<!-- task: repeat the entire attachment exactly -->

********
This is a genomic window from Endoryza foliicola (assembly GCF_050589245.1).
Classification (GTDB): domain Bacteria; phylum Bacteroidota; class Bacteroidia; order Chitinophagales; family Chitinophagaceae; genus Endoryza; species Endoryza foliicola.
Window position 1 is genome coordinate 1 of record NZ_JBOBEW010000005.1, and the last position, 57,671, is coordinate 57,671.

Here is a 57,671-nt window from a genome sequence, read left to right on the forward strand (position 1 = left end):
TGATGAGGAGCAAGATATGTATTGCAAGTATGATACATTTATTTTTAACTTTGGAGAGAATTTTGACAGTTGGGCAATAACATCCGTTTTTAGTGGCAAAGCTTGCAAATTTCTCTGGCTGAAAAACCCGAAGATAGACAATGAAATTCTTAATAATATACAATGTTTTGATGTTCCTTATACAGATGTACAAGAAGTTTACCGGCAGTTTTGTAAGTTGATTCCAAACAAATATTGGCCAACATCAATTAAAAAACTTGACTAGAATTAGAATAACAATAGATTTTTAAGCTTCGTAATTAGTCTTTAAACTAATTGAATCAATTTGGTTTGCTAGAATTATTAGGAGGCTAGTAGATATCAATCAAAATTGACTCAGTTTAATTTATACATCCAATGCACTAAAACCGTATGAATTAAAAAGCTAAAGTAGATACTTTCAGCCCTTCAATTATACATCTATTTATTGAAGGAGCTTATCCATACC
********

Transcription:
This is a genomic window from Endoryza foliicola (assembly GCF_050589245.1).
Classification (GTDB): domain Bacteria; phylum Bacteroidota; class Bacteroidia; order Chitinophagales; family Chitinophagaceae; genus Endoryza; species Endoryza foliicola.
Window position 1 is genome coordinate 1 of record NZ_JBOBEW010000005.1, and the last position, 57,671, is coordinate 57,671.

Here is a 57,671-nt window from a genome sequence, read left to right on the forward strand (position 1 = left end):
TGATGAGGAGCAAGATATGTATTGCAAGTATGATACATTTATTTTTAACTTTGGAGAGAATTTTGACAGTTGGGCAATAACATCCGTTTTTAGTGGCAAAGCTTGCAAATTTCTCTGGCTGAAAAACCCGAAGATAGACAATGAAATTCTTAATAATATACAATGTTTTGATGTTCCTTATACAGATGTACAAGAAGTTTACCGGCAGTTTTGTAAGTTGATTCCAAACAAATATTGGCCAACATCAATTAAAAAACTTGACTAGAATTAGAATAACAATAGATTTTTAAGCTTCGTAATTAGTCTTTAAACTAATTGAATCAATTTGGTTTGCTAGAATTATTAGGAGGCTAGTAGATATCAATCAAAATTGACTCAGTTTAATTTATACATCCAATGCACTAAAACCGTATGAATTAAAAAGCTAAAGTAGATACTTTCAGCCCTTCAATTATACATCTATTTATTGAAGGAGCTTATCCATACC